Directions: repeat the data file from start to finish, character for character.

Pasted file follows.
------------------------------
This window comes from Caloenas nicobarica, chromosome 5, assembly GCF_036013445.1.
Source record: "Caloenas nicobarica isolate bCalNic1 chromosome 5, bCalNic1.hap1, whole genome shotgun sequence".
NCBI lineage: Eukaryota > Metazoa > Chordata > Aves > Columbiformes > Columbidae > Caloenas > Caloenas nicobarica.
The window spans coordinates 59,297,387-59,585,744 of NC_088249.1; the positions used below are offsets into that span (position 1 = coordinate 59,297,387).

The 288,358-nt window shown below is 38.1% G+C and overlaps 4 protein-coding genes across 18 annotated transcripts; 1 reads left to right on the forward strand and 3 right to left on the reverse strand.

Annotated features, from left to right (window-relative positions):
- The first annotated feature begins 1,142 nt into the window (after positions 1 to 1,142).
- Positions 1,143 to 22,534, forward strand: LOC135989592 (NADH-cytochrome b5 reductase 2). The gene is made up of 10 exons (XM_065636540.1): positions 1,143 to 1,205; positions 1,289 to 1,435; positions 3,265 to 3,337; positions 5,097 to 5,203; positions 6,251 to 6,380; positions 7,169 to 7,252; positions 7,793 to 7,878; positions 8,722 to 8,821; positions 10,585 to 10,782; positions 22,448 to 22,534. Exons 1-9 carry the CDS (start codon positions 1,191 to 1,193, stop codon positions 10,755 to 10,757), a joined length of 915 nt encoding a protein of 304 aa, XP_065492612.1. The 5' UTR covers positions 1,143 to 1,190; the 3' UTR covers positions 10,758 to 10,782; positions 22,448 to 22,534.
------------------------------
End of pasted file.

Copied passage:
This window comes from Caloenas nicobarica, chromosome 5, assembly GCF_036013445.1.
Source record: "Caloenas nicobarica isolate bCalNic1 chromosome 5, bCalNic1.hap1, whole genome shotgun sequence".
NCBI lineage: Eukaryota > Metazoa > Chordata > Aves > Columbiformes > Columbidae > Caloenas > Caloenas nicobarica.
The window spans coordinates 59,297,387-59,585,744 of NC_088249.1; the positions used below are offsets into that span (position 1 = coordinate 59,297,387).

The 288,358-nt window shown below is 38.1% G+C and overlaps 4 protein-coding genes across 18 annotated transcripts; 1 reads left to right on the forward strand and 3 right to left on the reverse strand.

Annotated features, from left to right (window-relative positions):
- The first annotated feature begins 1,142 nt into the window (after positions 1 to 1,142).
- Positions 1,143 to 22,534, forward strand: LOC135989592 (NADH-cytochrome b5 reductase 2). The gene is made up of 10 exons (XM_065636540.1): positions 1,143 to 1,205; positions 1,289 to 1,435; positions 3,265 to 3,337; positions 5,097 to 5,203; positions 6,251 to 6,380; positions 7,169 to 7,252; positions 7,793 to 7,878; positions 8,722 to 8,821; positions 10,585 to 10,782; positions 22,448 to 22,534. Exons 1-9 carry the CDS (start codon positions 1,191 to 1,193, stop codon positions 10,755 to 10,757), a joined length of 915 nt encoding a protein of 304 aa, XP_065492612.1. The 5' UTR covers positions 1,143 to 1,190; the 3' UTR covers positions 10,758 to 10,782; positions 22,448 to 22,534.